The decree implementing French Law No. 2011-2012 on the Strengthening of Health Protection for Medicinal and Health Products (the decree), known as the Loi Bertrand or the French Sunshine Act, was issued on 21 May 2013.  Its aim is to specify the scope of disclosure obligations, which affect all agreements concluded between health care professionals (HCPs) and companies, as well as every benefit in kind or in cash exceeding €10.

The Sunshine Act was adopted on 29 December 2011 to ensure transparency of decision-making within the health care sector and to prevent conflicts of interest between stakeholders.

Scope of The Disclosure Obligation

The decree affects a broad range of health care companies, including any company manufacturing or distributing products listed in Article L. 5311-1 of the French Code of Public Health:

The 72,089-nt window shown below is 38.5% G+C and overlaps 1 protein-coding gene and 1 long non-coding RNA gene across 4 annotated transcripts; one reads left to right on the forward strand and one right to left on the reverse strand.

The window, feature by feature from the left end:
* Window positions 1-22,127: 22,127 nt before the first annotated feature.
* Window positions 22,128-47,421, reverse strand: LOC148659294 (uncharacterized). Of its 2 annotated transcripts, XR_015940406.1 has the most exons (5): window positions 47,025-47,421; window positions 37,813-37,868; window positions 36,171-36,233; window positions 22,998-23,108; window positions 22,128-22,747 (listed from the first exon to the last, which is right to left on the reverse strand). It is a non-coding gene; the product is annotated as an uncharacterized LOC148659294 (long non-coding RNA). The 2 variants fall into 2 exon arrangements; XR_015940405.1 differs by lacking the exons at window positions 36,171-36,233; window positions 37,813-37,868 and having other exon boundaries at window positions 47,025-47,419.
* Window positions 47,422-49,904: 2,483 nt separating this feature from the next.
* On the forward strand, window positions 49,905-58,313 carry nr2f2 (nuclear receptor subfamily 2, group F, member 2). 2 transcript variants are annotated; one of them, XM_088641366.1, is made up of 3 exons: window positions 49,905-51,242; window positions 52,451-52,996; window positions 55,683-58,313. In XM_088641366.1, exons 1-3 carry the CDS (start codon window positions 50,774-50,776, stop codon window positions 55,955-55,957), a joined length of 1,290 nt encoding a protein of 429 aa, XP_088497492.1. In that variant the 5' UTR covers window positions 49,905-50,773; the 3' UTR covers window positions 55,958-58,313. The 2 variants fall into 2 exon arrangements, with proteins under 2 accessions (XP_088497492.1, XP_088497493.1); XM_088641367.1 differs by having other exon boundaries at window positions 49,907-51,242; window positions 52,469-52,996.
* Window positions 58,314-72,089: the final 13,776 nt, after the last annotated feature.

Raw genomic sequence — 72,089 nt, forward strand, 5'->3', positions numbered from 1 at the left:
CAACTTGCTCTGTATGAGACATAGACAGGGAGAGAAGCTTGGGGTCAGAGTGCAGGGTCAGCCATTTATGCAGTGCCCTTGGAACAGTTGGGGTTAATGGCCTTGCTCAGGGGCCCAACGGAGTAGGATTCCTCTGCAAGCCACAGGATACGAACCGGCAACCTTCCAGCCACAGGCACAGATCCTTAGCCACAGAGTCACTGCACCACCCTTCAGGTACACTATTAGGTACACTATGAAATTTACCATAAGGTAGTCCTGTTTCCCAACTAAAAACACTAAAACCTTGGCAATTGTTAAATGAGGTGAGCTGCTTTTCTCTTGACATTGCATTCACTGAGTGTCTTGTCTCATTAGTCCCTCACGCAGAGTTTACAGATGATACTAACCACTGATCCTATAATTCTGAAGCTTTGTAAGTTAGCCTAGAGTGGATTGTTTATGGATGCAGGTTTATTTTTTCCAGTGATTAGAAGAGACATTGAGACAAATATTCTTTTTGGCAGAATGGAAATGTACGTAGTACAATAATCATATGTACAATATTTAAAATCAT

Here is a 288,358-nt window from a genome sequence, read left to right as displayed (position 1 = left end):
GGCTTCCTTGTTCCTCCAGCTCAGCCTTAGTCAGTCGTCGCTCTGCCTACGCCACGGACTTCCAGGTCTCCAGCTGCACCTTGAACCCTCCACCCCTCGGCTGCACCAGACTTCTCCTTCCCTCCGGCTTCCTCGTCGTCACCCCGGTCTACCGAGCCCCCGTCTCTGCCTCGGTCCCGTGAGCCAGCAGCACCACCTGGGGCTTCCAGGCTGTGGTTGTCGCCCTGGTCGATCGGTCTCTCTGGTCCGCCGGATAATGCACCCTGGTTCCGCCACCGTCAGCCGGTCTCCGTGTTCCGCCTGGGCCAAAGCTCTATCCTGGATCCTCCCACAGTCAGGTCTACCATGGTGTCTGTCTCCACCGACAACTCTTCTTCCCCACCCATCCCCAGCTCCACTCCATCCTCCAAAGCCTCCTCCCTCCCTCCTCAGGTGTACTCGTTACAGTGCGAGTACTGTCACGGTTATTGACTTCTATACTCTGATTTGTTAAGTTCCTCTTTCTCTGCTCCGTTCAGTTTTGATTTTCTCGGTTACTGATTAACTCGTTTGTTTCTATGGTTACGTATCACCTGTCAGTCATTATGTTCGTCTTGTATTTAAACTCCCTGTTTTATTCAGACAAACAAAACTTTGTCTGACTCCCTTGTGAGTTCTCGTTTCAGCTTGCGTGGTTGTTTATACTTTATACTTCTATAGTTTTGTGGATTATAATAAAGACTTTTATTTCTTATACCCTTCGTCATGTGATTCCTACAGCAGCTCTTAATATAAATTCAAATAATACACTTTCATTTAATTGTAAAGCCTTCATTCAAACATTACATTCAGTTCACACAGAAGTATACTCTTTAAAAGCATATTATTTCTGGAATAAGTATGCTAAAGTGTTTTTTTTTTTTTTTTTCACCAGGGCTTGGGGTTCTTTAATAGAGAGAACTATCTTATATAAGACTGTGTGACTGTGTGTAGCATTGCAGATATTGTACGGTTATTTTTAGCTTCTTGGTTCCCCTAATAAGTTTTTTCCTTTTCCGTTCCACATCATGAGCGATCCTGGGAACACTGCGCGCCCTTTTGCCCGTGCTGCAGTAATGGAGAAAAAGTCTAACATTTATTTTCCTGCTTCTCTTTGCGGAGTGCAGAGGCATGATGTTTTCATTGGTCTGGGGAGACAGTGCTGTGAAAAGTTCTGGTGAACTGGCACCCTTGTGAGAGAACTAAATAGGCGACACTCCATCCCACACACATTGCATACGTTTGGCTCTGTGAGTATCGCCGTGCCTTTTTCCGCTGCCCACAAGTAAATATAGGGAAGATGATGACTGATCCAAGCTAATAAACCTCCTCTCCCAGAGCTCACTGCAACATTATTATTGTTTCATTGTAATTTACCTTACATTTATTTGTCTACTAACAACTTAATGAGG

(1) Drugs including insecticides, acaricides, pest control human products, compound, hospital and pharmaceutical preparations, narcotic substances, psychotropic or poisonous substances, essential oils, medicinal plants, raw materials; (2) Contraceptive or contragestive products; (3) Biomaterials and medical devices; (4) In vitro diagnostics medical devices; (5) Labile blood products; (6) Human or animal organ tissue or cell; (7) Therapeutic cells products; (8) Breast milk; (9) Contacts lenses products; [10 repealed]; (11) Products for disinfecting sanitary rooms and vehicles; (12) Ancillary therapeutic products; [13 repealed]; (14) Non-corrective contact lenses; (15) Cosmetic products; (16) Micro-organism and toxin products; (17) Tattoo products; (18) Software; (19) Devices that are not medically necessary but are used in medical biology laboratories to perform medical biology tests.